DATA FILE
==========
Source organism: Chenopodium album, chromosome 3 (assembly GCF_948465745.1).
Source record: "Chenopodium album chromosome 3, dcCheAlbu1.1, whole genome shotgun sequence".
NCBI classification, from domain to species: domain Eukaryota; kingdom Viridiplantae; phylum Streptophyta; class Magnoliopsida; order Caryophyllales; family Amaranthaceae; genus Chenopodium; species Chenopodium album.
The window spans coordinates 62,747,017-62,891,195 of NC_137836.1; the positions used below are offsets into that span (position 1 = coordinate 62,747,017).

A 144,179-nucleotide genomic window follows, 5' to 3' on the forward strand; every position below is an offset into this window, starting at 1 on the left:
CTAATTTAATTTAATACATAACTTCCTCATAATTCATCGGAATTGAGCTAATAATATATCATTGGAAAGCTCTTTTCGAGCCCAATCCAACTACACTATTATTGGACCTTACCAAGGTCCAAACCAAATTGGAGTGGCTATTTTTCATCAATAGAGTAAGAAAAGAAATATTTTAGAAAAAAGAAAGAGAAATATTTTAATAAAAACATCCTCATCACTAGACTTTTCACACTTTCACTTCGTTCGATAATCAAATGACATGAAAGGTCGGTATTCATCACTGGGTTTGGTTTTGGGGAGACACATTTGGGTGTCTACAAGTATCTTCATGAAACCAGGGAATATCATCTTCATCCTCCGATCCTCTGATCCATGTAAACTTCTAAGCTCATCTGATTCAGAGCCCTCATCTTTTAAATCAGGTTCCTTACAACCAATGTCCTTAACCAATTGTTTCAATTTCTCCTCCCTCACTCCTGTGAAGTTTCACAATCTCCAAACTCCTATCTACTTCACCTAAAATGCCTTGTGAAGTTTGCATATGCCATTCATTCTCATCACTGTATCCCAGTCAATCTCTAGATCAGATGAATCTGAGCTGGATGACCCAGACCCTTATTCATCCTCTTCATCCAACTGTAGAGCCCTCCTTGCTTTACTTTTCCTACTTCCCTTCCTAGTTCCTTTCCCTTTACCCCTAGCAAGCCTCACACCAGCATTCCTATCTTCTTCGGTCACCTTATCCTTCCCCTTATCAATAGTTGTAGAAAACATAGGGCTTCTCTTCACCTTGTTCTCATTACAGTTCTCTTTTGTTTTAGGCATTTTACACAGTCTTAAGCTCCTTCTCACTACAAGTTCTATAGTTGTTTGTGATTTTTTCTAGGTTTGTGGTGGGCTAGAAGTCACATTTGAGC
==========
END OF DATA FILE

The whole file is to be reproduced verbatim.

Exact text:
Source organism: Chenopodium album, chromosome 3 (assembly GCF_948465745.1).
Source record: "Chenopodium album chromosome 3, dcCheAlbu1.1, whole genome shotgun sequence".
NCBI classification, from domain to species: domain Eukaryota; kingdom Viridiplantae; phylum Streptophyta; class Magnoliopsida; order Caryophyllales; family Amaranthaceae; genus Chenopodium; species Chenopodium album.
The window spans coordinates 62,747,017-62,891,195 of NC_137836.1; the positions used below are offsets into that span (position 1 = coordinate 62,747,017).

A 144,179-nucleotide genomic window follows, 5' to 3' on the forward strand; every position below is an offset into this window, starting at 1 on the left:
CTAATTTAATTTAATACATAACTTCCTCATAATTCATCGGAATTGAGCTAATAATATATCATTGGAAAGCTCTTTTCGAGCCCAATCCAACTACACTATTATTGGACCTTACCAAGGTCCAAACCAAATTGGAGTGGCTATTTTTCATCAATAGAGTAAGAAAAGAAATATTTTAGAAAAAAGAAAGAGAAATATTTTAATAAAAACATCCTCATCACTAGACTTTTCACACTTTCACTTCGTTCGATAATCAAATGACATGAAAGGTCGGTATTCATCACTGGGTTTGGTTTTGGGGAGACACATTTGGGTGTCTACAAGTATCTTCATGAAACCAGGGAATATCATCTTCATCCTCCGATCCTCTGATCCATGTAAACTTCTAAGCTCATCTGATTCAGAGCCCTCATCTTTTAAATCAGGTTCCTTACAACCAATGTCCTTAACCAATTGTTTCAATTTCTCCTCCCTCACTCCTGTGAAGTTTCACAATCTCCAAACTCCTATCTACTTCACCTAAAATGCCTTGTGAAGTTTGCATATGCCATTCATTCTCATCACTGTATCCCAGTCAATCTCTAGATCAGATGAATCTGAGCTGGATGACCCAGACCCTTATTCATCCTCTTCATCCAACTGTAGAGCCCTCCTTGCTTTACTTTTCCTACTTCCCTTCCTAGTTCCTTTCCCTTTACCCCTAGCAAGCCTCACACCAGCATTCCTATCTTCTTCGGTCACCTTATCCTTCCCCTTATCAATAGTTGTAGAAAACATAGGGCTTCTCTTCACCTTGTTCTCATTACAGTTCTCTTTTGTTTTAGGCATTTTACACAGTCTTAAGCTCCTTCTCACTACAAGTTCTATAGTTGTTTGTGATTTTTTCTAGGTTTGTGGTGGGCTAGAAGTCACATTTGAGC